You are highly aware of your emotions and comfortable with others’ emotions. But when you make emotions bigger and more intense, you stay stuck in an emotional swirl. It’s hard to move to action and to allow space for anyone else’s authentic emotions.

Enneagram Five: Emotional Scrooge
You are the clutch player when dispassionate analysis is needed. However, when you observe emotions from a safe distance, you become detached, diminishing your ability to connect with others in real time, preventing you from getting important data and leading effectively.

Enneagram Six: Unrelenting Angst
When it’s time to troubleshoot, we’re coming to you. But emotionally, your tendency toward worst-case-scenario thinking keeps you emotionally reactive. Others will dismiss your insights over time because “everything’s a fire.”

Enneagram Seven: Toxic Positivity
Finding the silver lining is your specialty. But because you don’t want emotions that feel uncomfortable or painful, you can reject those real emotions in yourself and others. This creates distrust and even toxicity.

How to Improve Your Emotional Intelligence

Regardless of your Enneagram type, this simple practice of NAME>RATE>FIND helps you regulate your own emotions and improves your emotional intelligence.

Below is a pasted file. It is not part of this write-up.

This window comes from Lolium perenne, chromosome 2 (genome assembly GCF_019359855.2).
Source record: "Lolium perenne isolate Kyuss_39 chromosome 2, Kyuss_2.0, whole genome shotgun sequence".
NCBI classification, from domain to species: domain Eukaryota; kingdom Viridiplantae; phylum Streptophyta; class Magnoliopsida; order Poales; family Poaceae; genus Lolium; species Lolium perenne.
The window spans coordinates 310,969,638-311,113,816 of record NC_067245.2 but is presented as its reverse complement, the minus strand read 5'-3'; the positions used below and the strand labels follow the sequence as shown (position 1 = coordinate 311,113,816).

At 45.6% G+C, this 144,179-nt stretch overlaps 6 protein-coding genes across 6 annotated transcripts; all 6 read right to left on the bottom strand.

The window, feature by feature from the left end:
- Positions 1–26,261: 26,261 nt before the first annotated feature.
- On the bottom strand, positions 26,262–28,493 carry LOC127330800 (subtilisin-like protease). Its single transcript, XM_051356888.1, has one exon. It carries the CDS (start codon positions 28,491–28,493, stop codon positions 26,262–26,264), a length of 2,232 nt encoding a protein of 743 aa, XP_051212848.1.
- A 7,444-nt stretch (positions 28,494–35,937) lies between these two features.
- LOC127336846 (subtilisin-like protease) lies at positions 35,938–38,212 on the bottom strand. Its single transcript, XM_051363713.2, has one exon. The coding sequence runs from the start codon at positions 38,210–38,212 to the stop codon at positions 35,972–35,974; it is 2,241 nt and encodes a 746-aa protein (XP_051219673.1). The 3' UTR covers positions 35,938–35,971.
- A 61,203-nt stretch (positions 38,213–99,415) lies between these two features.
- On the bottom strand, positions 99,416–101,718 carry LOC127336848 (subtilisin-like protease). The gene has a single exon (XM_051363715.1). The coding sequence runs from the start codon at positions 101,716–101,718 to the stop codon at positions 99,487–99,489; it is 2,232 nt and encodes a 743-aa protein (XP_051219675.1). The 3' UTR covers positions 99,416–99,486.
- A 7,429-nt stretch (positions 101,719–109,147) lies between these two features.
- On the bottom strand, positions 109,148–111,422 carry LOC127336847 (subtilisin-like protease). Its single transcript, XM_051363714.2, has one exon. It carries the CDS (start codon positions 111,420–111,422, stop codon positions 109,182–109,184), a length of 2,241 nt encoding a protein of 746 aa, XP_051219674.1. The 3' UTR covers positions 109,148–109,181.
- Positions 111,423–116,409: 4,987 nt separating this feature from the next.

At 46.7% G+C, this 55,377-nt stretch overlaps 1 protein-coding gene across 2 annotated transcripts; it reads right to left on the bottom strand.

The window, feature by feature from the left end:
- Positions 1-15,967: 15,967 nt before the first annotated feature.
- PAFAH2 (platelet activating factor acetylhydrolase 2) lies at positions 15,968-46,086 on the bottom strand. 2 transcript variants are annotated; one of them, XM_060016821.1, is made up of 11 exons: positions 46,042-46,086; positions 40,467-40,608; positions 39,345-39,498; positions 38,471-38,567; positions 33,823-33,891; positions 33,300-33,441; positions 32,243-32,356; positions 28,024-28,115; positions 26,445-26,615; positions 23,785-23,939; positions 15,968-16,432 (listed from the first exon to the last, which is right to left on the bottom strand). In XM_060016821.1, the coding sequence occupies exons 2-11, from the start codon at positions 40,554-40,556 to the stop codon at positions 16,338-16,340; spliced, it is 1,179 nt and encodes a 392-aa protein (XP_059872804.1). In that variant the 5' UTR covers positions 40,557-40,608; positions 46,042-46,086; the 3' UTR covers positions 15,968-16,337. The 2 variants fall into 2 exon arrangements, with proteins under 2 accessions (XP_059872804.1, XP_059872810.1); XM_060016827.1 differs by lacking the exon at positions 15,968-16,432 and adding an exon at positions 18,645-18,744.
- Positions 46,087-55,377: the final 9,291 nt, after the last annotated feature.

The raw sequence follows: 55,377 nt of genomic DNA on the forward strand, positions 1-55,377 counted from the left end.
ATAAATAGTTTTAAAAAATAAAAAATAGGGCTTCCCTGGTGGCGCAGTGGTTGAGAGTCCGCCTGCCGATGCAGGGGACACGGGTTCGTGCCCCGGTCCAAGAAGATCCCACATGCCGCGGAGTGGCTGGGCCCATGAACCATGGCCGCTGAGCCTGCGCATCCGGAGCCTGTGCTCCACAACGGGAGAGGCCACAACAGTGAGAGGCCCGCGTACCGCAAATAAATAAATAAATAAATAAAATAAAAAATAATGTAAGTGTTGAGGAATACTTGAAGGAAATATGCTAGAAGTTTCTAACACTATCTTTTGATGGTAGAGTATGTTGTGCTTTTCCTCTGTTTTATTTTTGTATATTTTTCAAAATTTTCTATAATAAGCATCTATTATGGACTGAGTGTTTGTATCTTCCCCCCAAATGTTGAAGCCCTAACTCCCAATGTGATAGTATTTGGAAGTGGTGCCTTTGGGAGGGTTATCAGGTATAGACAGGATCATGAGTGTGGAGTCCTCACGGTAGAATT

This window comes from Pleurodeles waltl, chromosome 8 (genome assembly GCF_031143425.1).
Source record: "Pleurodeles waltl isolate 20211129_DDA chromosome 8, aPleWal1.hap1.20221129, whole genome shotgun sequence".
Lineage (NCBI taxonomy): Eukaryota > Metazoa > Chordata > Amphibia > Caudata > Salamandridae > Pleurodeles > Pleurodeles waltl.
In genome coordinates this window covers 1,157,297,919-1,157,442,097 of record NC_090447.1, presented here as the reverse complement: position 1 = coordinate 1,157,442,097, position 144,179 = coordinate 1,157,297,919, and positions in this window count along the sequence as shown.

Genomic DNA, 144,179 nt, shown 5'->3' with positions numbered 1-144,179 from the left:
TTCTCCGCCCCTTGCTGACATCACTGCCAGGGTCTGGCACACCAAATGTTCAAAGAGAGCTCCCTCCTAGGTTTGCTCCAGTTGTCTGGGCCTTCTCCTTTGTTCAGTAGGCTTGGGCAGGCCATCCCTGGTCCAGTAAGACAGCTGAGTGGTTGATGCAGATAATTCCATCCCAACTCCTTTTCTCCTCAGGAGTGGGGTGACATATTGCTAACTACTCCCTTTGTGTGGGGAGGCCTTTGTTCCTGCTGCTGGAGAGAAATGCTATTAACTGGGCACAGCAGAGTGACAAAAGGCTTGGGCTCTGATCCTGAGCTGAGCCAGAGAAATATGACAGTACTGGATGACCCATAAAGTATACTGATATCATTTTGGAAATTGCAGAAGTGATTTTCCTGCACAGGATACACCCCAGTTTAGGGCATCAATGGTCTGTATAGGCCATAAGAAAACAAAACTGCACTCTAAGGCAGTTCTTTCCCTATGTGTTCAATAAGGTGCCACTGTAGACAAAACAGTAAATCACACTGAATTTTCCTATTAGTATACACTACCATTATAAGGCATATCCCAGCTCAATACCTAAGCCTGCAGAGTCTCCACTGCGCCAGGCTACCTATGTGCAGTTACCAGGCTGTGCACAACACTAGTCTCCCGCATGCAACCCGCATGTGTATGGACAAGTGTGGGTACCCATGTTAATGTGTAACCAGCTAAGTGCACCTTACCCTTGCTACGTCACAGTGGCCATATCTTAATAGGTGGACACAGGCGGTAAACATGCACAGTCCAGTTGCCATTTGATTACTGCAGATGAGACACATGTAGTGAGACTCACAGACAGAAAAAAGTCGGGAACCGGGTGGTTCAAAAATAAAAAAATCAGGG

Accurately name your emotions. Feeling frustrated is different than feeling foolish or inadequate. Labeling your emotions (plural because you’re usually feeling more than one at the same time) begins the process of regulation. So you’re in charge, not the emotion. I keep this cheat sheet of 135 emotions posted by my desk. Feel free to grab yourself a copy!

Identify the intensity. I like a 1 to 10 scale, but some folks like an infrared to ultraviolet scale or traffic light. When you rate your intensity, you can start to choose your next action step with clarity. Feeling angry or at a 10? Probably best not to have that conversation. Feeling forgotten at a 3, calling a friend is easier.

Locate the emotion in your body. Emotions are chemicals and energy that change the makeup of our very cells, according to Dr. Candece Pert. Your body processes emotions like it absorbs nutrients from food. Locating your emotions in your body connects your emotions, body, and mind, allowing your emotions to begin to move through your body. (Emotional constipation, anyone? No, thank you!)

(Seriously, grab this cheat sheet so you can practice Name>Rate>Find.)

Now What?

As a leader (and a healthy human), you’re responsible for your own personality and emotions that are already a little sloppy. When you put that in the workplace and add others’ personalities and emotions, it can feel like a mud wrestling match. That’s why the sterile space of “no emotions” feels safer; except that keeps you stuck in other inefficiencies, exposed to poor decision-making, and costs you joy at work.
But it doesn’t have to be like that. I can help you bring a wealth of emotional intelligence to your team so you can make better decisions, improve your collaboration, and simply have better relationships with each other. Let’s chat about how.



Leave a Reply

Your email address will not be published. Required fields are marked *

Leave a reply